Text and photos by Rocky Hoffmann
Wild plums can be enjoyed in the dead of winter with a little late-summer work.
If there is a need to justify a visit to the countryside early in the spring when skies hold onto winter's gray and leaves have not yet hatched from swollen buds, it's to immerse oneself in the syrup-thick fragrance of wild plum blossoms. Among the earliest trumpeters of milder seasons to come, the American plum (Prunus Americana) flaunts its ivory clusters well before it unfurls its own leaves. Softly contrasted against charcoal skeletons of dense thickets, plum blossoms highlight canyon cuts and fencerows. The beckoning perfume of plum blossoms gradually builds to an olfactory crescendo as the sun warms the season.
Thickets drone with a thousand wings dragging follicle-lined legs through this wealth of early pollen. Then, with a sudden April breeze, a blizzard of blossoms scatters across the prairie. As leaves begin to drape prickly branches, evidence that bees have been proverbially busy is in the tiny almond-shaped fruit that have set. Only a severe freeze or an invasion of tent caterpillars, both of which occur with frequent regularity across Nebraska, can interrupt the fruiting cycle.
Schoolboys have two employments for wild plums, only one of which is eating. When green and hard, plums make perfect ammunition for slingshots. I suspect I may be venturing back a few years, actually quite a few years, to my generation as a youth when every country kid had a slingshot and every fencerow had a plum thicket. As plums ripen, they make even better ammunition, because not only do they retain their efficiency, but they also punctuate their trajectory in an admirable splatter. When plums become perfectly ripe, however, they have outgrown the leather in most slingshots and are also much too sweet to launch at a horse's rump.
We ate them, of course, without washing them or wiping the haze from their skins, and there is a trick to eating a wild plum. Simply score the skin on one end of the plum with your teeth and suck with all your might, while at the same time, squeezing the plum between forefinger and thumb. The pulp and syrup from beneath the skin pours forth, presenting a tangy palate. Discard the skin because that's where the pucker resides. This process does implant the pit in your mouth, which you polish and discard or, even better, use in your slingshot.
Raccoons and coyotes enjoy wild plums even more than schoolboys, but take a look around when you go for a September walk and you'll find evidence that indicates that unlike schoolboys, raccoons and coyotes don't bother to sort out the skins or the seeds. Like schoolboys, however, it is a numbers game. The more you eat, the better you feel - at least for the moment.
Short-term gratification is the usual reward when it comes to seasonal fruit. Fortunately, moms understand that while wild plums can be enjoyed in December, you'll not find one on a branch then. With a little extra time invested in the thicket in September and later over the burner of a stove, plums can be put by for when the natural pantry is bare. During those occasional years of bounty crops when plums hang in clusters, filling a pail is the least of the work involved. It is important to wait until the plums are perfectly ripe, a state that can be detected not only by the wealth of plums already fallen to the ground but by their saturation in color, which includes purples, deep yellows and reds. A little pinch that produces some soft denting in response is also a good indicator of perfect ripeness.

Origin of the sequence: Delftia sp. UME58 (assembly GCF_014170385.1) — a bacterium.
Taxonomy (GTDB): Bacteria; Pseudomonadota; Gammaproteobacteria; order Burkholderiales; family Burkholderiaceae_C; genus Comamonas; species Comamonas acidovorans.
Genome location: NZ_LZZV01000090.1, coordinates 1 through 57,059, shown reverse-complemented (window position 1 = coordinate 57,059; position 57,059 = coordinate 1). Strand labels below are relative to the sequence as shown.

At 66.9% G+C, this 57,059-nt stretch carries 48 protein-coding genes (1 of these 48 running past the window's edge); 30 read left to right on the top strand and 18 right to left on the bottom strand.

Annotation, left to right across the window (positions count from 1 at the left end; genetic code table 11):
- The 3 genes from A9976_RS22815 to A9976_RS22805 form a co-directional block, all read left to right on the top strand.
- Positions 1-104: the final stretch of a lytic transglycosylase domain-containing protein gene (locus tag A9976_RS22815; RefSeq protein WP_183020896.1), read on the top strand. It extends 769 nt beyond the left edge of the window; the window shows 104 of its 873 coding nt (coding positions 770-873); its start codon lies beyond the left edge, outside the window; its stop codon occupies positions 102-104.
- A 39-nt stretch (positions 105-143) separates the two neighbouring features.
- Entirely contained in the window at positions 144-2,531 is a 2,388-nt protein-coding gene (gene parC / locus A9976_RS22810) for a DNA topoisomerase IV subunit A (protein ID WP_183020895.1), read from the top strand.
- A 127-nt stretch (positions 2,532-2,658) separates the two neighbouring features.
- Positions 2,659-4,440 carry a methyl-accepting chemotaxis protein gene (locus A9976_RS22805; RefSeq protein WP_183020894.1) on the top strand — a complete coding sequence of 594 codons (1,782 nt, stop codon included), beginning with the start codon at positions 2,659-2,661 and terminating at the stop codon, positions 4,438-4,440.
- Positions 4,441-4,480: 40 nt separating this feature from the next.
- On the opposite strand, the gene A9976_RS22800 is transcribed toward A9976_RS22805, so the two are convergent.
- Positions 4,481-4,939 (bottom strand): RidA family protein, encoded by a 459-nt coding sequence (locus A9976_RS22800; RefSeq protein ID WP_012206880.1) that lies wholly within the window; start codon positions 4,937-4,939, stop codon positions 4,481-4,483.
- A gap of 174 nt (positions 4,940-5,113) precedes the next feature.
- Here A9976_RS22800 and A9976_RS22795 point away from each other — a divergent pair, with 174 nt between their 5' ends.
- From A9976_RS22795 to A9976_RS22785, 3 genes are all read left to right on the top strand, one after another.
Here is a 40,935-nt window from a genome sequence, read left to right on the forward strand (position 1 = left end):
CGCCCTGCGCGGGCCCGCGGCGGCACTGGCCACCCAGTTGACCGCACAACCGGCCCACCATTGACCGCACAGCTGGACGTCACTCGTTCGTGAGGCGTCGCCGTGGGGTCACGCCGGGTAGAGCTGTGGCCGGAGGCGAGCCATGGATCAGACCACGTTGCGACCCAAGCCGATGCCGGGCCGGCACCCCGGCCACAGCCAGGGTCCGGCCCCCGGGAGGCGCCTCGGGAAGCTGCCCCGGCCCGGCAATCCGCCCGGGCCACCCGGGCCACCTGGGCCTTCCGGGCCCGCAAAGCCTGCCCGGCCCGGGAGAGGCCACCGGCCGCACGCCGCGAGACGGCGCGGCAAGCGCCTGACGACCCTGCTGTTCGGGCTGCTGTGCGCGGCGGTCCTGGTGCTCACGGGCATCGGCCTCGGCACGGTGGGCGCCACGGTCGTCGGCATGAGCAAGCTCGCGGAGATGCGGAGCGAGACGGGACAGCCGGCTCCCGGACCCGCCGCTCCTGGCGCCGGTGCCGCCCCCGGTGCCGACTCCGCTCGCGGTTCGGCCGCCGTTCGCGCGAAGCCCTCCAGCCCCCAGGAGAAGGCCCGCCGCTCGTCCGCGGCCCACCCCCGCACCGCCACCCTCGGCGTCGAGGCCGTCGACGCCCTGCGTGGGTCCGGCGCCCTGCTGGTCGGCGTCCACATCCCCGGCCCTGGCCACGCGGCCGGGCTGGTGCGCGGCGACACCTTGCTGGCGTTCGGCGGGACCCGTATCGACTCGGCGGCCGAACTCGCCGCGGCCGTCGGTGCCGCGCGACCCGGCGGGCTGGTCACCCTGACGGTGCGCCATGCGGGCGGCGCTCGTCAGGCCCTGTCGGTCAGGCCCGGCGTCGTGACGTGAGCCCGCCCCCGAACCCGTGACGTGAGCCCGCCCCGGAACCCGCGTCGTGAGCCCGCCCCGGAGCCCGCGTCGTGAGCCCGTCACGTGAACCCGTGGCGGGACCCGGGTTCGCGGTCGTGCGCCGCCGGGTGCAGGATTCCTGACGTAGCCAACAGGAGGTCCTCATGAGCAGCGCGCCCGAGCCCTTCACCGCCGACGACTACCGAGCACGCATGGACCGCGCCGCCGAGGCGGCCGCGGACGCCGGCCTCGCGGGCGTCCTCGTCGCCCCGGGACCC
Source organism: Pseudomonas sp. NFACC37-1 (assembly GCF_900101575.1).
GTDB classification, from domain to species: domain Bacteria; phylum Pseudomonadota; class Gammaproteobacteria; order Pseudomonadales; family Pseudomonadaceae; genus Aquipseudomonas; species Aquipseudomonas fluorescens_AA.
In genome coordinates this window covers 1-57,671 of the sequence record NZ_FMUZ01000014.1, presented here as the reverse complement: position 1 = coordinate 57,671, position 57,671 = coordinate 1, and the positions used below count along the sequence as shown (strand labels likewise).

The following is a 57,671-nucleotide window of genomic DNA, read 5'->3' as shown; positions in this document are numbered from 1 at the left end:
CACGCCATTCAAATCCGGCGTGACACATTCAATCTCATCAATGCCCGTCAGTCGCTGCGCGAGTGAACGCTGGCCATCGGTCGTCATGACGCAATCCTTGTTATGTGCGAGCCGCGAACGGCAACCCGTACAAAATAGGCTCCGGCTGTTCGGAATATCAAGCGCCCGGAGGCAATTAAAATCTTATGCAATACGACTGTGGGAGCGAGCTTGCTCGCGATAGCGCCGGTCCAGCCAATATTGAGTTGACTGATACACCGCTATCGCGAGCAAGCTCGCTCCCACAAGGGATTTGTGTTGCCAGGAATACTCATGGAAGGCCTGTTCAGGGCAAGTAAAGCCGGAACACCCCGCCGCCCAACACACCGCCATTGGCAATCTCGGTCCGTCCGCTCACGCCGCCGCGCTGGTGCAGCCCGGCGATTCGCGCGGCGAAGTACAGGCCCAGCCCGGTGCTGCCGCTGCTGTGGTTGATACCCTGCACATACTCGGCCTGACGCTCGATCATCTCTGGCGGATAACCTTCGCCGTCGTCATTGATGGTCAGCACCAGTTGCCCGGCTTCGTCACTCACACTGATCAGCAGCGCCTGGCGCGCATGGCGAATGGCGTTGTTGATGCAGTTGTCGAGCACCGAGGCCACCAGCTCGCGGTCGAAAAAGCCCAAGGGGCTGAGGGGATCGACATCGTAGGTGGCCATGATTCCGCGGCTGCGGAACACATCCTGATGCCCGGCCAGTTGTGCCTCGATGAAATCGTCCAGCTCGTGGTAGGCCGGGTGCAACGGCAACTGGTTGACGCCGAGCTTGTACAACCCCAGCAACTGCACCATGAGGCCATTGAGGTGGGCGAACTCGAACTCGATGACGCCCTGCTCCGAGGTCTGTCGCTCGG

Preserves and jams that retain the skin also retain the integrity of the plum and therefore are my choices for jarring. Jam is made from crushed or ground fruit and usually has a thick consistency. Make preserves by cooking whole or large pieces of fruit in thick sugar syrup. Jelly is made from fruit juice and contains no visible
Then there is pectin, acid and sugar. Pectin is absolutely necessary for thickening. It is always present in fruits, but may be found in higher concentrations in some fruits than in others. It is also found commercially in powdered or liquid form. Most recipes call for commercial pectin. Acid must also be present for gel to form. If natural acid is lacking, lemon juice may be added, but this is usually not required of tart plums. Sugar also helps to form the gel. It certainly adds sweetness and is a true preservative. Low sugar fruit-spread recipes are available and produce good results. Refrigerate or freeze the final product of low sugar recipes, because non-nutritive sweeteners do not preserve and spoilage will result.
Always use tried and proven recipes from reliable sources and follow the recipe. Don't double up for bigger batches - make two. Cleanliness is always the key to food preparation and sterile cleanliness is the key to canning.
Plum recipes can be found in many cookbooks and by googling "plum recipes" online. Try this one from the National Center for Home Food Preservation.Plum Preserves:
o 5 cups pitted, wild plums, about 2.5 pounds
o 4 cups sugar
o 1 cup water
Yield: About 5, half-pint jars
Procedure: Sterilize canning jars. Combine all ingredients. Bring slowly to boiling, stirring until sugar dissolves. Boil rapidly over high heat, about 15 minutes, almost to the jellying point, which is 8 degrees F. above the boiling point of water. Stir frequently to prevent sticking or burning. Pour hot preserves into hot jars, leaving 1/4-inch headspace. Wipe rims of jars with a dampened, clean paper towel; adjust two-piece metal canning lids. Process the jars in a boiling water canner for 10 minutes anywhere in Nebraska, because that is the process time for altitudes between 1,000 feet and 6,000 feet above sea level.